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Quality management ISQM 1

COVID-19 has already prompted adjustments to audit firms’ procedures. Now getting ready for ISQM 1 in December 2022 will mean more big changes for some small firms. John Selwood looks at what’s coming, including risk assessment, quality management, root cause analysis and implementation of the new standards.

There are three priorities for auditors today: quality; quality; and quality. COVID-19 has created significant challenges for audit firms, with remote working, higher audit risk and some difficult accounting issues to struggle with. At the same time, there have been major changes to some International Standards on Auditing (ISAs); namely ISA 540 on accounting estimates, as well as UK-specific changes in ISA (UK) 570 on going concern, and ISA (UK) 700 on audit reports for UK audits; further important changes to ISAs are coming soon.

From my discussions with auditors over the past year or so, it is clear that most audit firms have made big changes to their whole-firm quality procedures as a result of the pandemic and new ISAs. But more change will be needed in the future, as there are new quality management (QM) standards coming (see right). Also, recent changes would have been made using whole-firm procedures designed to comply with the extant International Standard on Quality Control 1 Quality Control for Firms that Perform Audits and Reviews of Financial Statements, and Other Assurance and Related Services Engagements (ISQC1).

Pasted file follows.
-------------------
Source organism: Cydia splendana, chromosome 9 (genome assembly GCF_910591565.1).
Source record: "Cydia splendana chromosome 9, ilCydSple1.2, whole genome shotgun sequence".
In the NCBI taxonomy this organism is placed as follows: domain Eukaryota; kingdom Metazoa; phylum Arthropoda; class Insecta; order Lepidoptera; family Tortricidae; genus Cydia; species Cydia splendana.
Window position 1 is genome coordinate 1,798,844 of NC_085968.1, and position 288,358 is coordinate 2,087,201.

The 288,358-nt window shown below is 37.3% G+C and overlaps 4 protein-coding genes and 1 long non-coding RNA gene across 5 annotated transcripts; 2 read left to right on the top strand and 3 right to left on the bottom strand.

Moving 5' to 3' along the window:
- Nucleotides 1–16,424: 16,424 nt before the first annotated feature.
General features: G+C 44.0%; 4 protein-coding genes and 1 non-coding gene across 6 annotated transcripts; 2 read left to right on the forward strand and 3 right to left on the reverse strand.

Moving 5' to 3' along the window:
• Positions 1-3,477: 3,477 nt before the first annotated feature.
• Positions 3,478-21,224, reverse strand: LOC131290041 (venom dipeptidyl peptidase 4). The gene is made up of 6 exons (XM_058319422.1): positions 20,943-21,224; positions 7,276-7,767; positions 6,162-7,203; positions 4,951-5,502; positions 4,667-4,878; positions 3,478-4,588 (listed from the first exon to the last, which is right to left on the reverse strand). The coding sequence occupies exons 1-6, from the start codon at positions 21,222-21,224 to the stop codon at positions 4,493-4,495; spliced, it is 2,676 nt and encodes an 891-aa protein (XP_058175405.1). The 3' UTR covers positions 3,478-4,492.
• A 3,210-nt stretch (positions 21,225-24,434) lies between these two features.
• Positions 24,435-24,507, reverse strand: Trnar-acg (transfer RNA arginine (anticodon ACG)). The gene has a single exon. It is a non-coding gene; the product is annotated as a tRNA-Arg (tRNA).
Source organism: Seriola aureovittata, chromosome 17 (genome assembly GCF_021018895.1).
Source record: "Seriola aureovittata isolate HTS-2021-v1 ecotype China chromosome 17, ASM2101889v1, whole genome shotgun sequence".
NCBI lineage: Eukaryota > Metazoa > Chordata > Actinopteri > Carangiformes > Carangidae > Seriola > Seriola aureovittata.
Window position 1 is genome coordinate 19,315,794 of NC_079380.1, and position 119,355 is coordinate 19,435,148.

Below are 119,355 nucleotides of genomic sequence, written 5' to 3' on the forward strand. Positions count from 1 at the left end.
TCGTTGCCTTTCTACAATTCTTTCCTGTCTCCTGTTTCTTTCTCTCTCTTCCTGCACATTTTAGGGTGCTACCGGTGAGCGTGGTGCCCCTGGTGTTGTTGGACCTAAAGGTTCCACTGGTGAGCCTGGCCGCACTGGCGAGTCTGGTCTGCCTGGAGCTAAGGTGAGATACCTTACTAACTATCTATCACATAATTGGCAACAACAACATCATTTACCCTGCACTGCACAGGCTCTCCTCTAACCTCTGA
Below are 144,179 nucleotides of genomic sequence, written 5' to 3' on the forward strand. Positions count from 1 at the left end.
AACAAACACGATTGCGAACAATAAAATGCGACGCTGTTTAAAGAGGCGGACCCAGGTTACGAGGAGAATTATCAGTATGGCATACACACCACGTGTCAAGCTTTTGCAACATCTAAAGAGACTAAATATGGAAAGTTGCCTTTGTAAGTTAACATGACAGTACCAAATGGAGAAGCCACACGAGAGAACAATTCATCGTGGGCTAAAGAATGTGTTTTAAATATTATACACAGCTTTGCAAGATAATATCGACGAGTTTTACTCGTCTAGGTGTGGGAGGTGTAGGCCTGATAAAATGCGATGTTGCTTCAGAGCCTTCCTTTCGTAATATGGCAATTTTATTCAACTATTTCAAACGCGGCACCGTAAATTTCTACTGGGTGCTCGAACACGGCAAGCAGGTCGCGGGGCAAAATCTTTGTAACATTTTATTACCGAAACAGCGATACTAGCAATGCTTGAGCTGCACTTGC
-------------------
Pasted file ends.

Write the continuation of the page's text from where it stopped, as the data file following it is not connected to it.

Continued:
The procedures that firms have been paying particular attention to over the past year or more, because of COVID-19 and the new ISAs, include:

More robust second partner review and technical review procedures: some audit firms have required second partner reviews or reviews performed by the technical department on all audits. Other firms, usually because they determined lower audit risks, have implemented more selective second partner review procedures. ‘Second partner review’ is a commonly used term, but it means different things to different firms. Some firms are very prescriptive about the content of the review, perhaps using an in-house developed checklist. Confusingly, however, in some firms ‘second partner’ reviews do not necessarily need to be done by partners. For example, some firms have implemented second reviews for all responsible individuals (RIs), with ‘second RI’ reviews. Many firms have implemented more rigorous cold file review procedures.

More consultation: many audit firms have refined the circumstances under which audit teams have to consult, either with second partners or the technical team.

Audit procedures and standard working papers: for periods commencing on or after 15 December 2019, changes to ISA 540 and, for UK audits also, ISAs (UK) 700 and 570 would have required all auditors to rewrite important elements of their audit methodology.

CPD training: the impact of COVID-19 and revised ISAs has increased training needs, at the same time that face-to-face training, the most common delivery method for most audit firms, has had to stop. Firms have successfully moved the training online, but this has required a change of approach.